Miss Williams approached the bed, ever so careful not to wake the children, or the cat. She at long last made it to where she could properly see the bed and its occupants, only to do a double take. “Where are the children?!” she thought, fear stricken as she beheld before her a cat bed with three small kittens fast asleep within.

She ran silently back out of the upper floor, and back down the stairs. Looking into the front room, she beheld two lions standing where John, and Marmaduke had just been with a lioness on the sofa where Leopoldinina had once sat. Only Mrs Ingelbot appeared to her in human form. She laughed as Miss Williams fled from that house, vowing to never step foot on that street again.

15-21 June 2014 – “Les Roberts”

Les Roberts

There once was a team of rowers known as the Bears. Now these weren’t your average sort of rowers whose mascot was a bear, but actual big, furry, growling with fangs and big pointy teeth bears. Like the kind that steal your peanut butter on camping holidays. They trained long and hard on the waters of the Charles, until at last they found themselves ready to take on the big prize: their first entry into a proper rowing competition.

 The bears got their boat atop their van, strapping it down tightly for the road. Then with much anticipation, they let the van roar into life, sailing on its way down the road out of Boston towards the Hudson. The journey was long and fun, filled with excitement and lots of growling. At long last they arrived on the banks of the Hudson at Albany. Their excitement was unmeasurable, unsurmountable for any average meter of measuring surmountability.

They roared out of their van, grabbing their boat by its bottom, and running with it towards the river bank where the other teams were warming up for the race to come. However, at the sight of five bears running with a rowing boat hoisted above their heads running down the bank towards the gathering teams, the competition panicked and fled onto the water. The bears figured that this must have meant that the race had begun, and they picked up the pace, growling heartily at the competition to “Wait! Let us get on the line too!” However their cries seemed to make no real mark of calm upon the ears of the rowing teams.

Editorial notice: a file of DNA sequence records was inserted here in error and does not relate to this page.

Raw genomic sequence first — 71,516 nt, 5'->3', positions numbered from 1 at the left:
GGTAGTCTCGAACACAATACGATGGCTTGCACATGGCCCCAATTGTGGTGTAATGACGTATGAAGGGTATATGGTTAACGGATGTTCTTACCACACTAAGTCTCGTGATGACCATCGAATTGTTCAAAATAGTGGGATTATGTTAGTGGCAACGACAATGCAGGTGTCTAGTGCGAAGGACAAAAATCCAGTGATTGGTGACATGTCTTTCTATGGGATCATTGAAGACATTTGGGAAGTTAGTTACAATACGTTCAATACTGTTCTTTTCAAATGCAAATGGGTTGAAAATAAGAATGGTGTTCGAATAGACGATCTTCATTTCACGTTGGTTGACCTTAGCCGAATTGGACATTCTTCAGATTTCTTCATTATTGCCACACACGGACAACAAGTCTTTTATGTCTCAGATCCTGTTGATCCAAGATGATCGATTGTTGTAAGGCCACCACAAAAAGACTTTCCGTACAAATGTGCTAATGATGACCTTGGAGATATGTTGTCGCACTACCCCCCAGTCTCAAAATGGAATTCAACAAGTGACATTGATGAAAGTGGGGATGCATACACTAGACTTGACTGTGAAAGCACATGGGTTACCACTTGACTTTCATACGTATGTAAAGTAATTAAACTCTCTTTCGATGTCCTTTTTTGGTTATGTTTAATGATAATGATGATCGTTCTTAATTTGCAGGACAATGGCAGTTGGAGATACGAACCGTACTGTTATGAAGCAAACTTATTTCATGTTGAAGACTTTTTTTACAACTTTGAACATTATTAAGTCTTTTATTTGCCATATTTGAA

At the water’s edge, they hurled the boat out in front of them, jumping into it in turn, until all five bears sat in their boat, the oars thrusting strongly into the water, back and forth, propelling their boat forward beyond that of all of the competition. But something seemed off, as they found men with guns standing on a bridge over the river. “Tranquilisers!” the bears shouted, ducking to dodge the darts that shot from above.

At the finish the bears found themselves cornered by a hundred armed men and women. The sorry team at last realised what was going on, that in fact all these people were terrified for their lives. The lead bear took his oar, using the handled end he drew in the sand of the bank, “Nous sommes les Roberts!”

And that is why there were some concerns in the Hudson Valley last week about an invasion from Northern Quebec. Whether the bears ever worried again is unknown, as they kept rowing onwards, south towards the sea.